Populist, far-right candidate Norbert Hofer was locked in a dead heat with his opponent in Austria's presidential election, with the high-stakes race still too close to call.

Hofer, a 45-year old who campaigned on an anti-migrant, anti-Muslim and anti-establishment platform, was winning 50 per cent of the vote.

So, too, was Alexander Van der Bellen, a longtime Green Party politician running as an independent, according to the SORA Institute, which based its projections on more than 99.8 per cent of the official count of the direct vote. The projections have a 0.7 percentage-point margin of error. Van der Bellen was ahead by a mere 3000 votes.

Officials said the race was so tight that a clear winner, initially expected today, might not emerge until hundreds of thousands of absentee ballots are counted tomorrow. Voter turnout was relatively high, almost 72 per cent.


The closeness of the race turned an election being watched across Europe into a nail-biter, with the outcome potentially reverberating far beyond the Alpine nation of 8.5 million.

The unexpected strength of Hofer's candidacy - the Freedom Party politician had a surprise first-place finish in an initial round last month - caught many observers off guard. It reflected, analysts say, the historical roots of Austria's far-right. But it has also seemed to capture the populist zeitgeist coursing through the West - from the United States to Europe.

Hofer has called, for instance, for a fence on Austria's southern border to keep migrants out and has denounced Islam as a threat to Europe's Christian identity. His opponent has preached tolerance and acceptance.

"We'll have to wait until tomorrow," Hofer told reporters. After casting his vote earlier in the day in Pinkafeld, a city in his eastern home state of Burgenland, Hofer replied in English after being asked about fears that he would push a far-right agenda.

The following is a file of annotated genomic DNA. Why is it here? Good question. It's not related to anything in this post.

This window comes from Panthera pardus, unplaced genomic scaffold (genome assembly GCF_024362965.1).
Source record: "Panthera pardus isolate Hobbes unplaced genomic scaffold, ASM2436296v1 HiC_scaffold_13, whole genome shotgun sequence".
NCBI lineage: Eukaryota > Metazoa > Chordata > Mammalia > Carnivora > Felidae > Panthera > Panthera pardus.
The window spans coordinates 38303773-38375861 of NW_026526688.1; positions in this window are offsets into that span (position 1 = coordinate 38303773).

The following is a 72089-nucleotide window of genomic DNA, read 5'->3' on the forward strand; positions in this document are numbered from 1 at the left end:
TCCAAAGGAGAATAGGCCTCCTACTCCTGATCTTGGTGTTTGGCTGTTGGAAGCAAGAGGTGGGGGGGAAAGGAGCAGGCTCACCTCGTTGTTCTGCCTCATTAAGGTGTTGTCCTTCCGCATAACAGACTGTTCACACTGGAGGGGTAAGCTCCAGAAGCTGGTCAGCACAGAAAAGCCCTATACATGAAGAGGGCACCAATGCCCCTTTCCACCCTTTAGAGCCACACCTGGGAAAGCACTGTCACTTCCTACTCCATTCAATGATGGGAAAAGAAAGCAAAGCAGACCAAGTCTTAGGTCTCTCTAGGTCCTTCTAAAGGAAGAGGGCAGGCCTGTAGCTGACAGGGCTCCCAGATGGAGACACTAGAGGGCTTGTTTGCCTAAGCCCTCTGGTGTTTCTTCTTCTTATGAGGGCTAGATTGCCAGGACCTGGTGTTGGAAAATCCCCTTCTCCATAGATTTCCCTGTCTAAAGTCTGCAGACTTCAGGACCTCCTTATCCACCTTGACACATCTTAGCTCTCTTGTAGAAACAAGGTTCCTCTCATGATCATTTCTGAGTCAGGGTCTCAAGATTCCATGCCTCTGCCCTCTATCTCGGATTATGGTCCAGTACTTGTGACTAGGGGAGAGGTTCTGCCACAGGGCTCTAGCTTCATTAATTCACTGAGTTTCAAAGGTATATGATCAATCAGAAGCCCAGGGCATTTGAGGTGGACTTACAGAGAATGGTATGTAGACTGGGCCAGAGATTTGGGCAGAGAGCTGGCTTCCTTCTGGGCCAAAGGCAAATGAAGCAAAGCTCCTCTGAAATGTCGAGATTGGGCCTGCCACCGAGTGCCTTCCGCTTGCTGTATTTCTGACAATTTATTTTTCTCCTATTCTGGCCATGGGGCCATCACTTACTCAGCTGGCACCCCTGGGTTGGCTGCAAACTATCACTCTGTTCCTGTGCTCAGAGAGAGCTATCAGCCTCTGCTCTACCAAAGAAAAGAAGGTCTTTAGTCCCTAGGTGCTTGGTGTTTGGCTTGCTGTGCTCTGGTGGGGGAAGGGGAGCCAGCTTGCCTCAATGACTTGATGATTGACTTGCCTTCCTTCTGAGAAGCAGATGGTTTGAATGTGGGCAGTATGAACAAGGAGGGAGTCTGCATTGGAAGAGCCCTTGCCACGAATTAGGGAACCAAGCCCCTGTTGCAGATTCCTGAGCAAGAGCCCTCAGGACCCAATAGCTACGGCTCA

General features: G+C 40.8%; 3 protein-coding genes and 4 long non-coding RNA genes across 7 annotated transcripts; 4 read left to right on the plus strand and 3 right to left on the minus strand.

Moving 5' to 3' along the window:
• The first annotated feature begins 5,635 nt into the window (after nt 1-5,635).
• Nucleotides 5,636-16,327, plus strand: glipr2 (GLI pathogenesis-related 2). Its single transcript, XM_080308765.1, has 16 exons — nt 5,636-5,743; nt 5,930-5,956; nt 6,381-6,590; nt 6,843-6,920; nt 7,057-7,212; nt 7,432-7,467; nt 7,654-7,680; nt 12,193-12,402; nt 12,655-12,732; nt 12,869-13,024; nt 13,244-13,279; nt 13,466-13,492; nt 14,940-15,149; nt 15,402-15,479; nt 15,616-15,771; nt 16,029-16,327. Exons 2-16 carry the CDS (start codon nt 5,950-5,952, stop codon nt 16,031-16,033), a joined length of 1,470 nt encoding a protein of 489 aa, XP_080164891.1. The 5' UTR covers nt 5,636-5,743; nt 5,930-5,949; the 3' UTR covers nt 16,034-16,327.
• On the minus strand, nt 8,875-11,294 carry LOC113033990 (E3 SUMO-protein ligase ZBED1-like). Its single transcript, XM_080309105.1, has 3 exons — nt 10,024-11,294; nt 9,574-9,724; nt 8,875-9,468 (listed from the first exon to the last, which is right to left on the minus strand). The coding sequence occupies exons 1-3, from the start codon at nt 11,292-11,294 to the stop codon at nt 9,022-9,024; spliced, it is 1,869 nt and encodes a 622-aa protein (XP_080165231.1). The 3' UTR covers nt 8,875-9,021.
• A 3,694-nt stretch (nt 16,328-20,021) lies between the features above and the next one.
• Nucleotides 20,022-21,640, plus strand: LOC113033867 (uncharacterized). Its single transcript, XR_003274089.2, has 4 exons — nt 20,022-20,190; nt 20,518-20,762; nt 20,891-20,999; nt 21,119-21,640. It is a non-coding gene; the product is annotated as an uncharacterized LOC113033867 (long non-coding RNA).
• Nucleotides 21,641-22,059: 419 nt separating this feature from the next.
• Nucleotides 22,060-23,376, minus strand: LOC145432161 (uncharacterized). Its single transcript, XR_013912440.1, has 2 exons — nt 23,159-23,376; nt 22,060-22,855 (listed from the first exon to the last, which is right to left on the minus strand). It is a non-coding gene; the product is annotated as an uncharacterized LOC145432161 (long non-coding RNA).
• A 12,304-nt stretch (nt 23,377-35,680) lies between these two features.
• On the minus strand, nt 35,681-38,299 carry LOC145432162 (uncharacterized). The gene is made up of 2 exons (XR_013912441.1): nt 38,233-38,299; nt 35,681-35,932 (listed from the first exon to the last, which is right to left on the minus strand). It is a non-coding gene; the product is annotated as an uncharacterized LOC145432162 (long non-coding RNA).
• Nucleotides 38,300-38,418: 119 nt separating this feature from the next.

"I'm not a dangerous person," he said.

Van der Bellen, meanwhile, told reporters in the capital, Vienna, that he was "cautiously optimistic" of a win. He asked for a moment of silence for the victims of a gun rampage at a music festival in western Austria. A 27-year-old man shot randomly into the crowd, killing two people and wounding 11 before turning the gun on himself, according to authorities.

Firearms had become a major issue in the Austrian campaign, with Hofer being criticised for publicly proclaiming his love of shooting. Under pressure to appeal to conservative voters, even van der Bellen this month was compelled to publicly reject accusations of being a "hunter hater".

A win by Hofer could embolden the far-right across Europe while rocking Austrian politics. Since the early 20th century, the post of Austrian president has been largely ceremonial. But Hofer has vowed to flex the muscles of the office in new ways. He has threatened, for example, to use his power to fire the sitting government - a ruling coalition of the two parties that have dominated Austrian politics since the end of World War II - if it does not control migration.